New Publications About Beavers in France and Sourcing Beavers for Introduction into Britain
Two new papers have been published in Mammal Review this month (see Bibliography page for citations) which are interesting with respect to beavers in Britain. The first by Maeva Dewas and colleagues looks at the history of expansion and current status of beavers in France. The paper is illustrated by some excellent maps. The reestablishment of beavers on French river systems is considered a success with most river systems holding beavers and with numbers increasing. Throughout much of France, beavers have naturally recolonised or been introduced from the relict Rhone population, thus maintaining their genetic integrity. However, since 2000 beavers of different geographic origins have been spreading into the north and north-east of France from neighbouring countries which is likely to lead to introgressive hybridisation between the different forms, at least in these contact areas. The authors raise the intriguing question as what management strategies should be adopted in the future, if any, to prevent further mixing of beaver populations. In general, relict beaver populations show low genetic diversity, but populations of mixed origin, such as those in Bavaria, may be genetically more diverse and better equipped to adapt to environmental changes. However, much more research is needed on this topic. Equally if more not more important in the short-term is the discovery of North American beavers in Germany, as well as being present in Luxembourg and Belgium. North American beavers outcome Eurasian beavers and steps have been recently initiated to eradicate the alien species.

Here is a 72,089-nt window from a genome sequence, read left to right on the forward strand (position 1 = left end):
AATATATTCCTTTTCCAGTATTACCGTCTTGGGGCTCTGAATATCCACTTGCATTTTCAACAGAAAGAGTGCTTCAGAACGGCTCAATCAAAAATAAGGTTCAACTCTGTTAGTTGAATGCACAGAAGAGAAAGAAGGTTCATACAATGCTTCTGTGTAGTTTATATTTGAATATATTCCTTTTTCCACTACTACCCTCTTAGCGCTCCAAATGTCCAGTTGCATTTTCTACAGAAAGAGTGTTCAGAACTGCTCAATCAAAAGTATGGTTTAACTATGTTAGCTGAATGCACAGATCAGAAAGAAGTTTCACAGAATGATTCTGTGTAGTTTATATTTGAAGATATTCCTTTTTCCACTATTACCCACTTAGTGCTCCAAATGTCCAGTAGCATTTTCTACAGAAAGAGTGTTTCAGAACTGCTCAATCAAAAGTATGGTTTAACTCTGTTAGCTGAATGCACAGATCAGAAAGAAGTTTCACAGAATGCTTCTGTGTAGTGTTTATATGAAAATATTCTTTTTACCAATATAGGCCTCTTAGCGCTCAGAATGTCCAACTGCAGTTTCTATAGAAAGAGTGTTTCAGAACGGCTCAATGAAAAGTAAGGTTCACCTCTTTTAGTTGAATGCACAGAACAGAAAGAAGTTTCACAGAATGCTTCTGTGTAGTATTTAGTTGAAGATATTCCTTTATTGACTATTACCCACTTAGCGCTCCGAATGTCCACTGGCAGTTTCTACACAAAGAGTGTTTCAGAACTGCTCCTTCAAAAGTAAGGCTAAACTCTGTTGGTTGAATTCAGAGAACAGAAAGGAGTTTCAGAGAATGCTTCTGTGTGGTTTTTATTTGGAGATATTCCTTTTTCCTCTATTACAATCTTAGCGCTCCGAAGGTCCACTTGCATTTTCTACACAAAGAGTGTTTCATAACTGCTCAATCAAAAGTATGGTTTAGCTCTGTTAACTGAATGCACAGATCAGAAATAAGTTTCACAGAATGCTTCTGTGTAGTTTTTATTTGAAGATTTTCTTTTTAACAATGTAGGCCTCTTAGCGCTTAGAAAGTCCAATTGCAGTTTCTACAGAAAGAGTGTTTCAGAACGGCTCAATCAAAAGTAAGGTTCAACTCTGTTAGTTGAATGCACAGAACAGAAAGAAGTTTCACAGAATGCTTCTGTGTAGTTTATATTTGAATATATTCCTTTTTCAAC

The need for more genetic data is taken up in the second paper published in Mammal Review by Frank Rosell and colleagues. It furthers the consideration about sourcing Eurasian beavers for reintroductions into Britain made by Duncan Halley (2011 – see Bibliography page). Of Halley’s three options for sourcing reintroductions, the first (using mixed stock from eastern and western European evolutionary significant units, ESU, i.e. populations considered to be distinct for conservation management) is dismissed by Rosell et al. because in contravenes IUCN guidelines. They go on and state that further research is required concerning Halley’s other two options, to use beavers from a single or mixed western ESU populations, and that considerations of practicality or money should not enter the equation.
Posted on December 2, 2011 at 10:28 am
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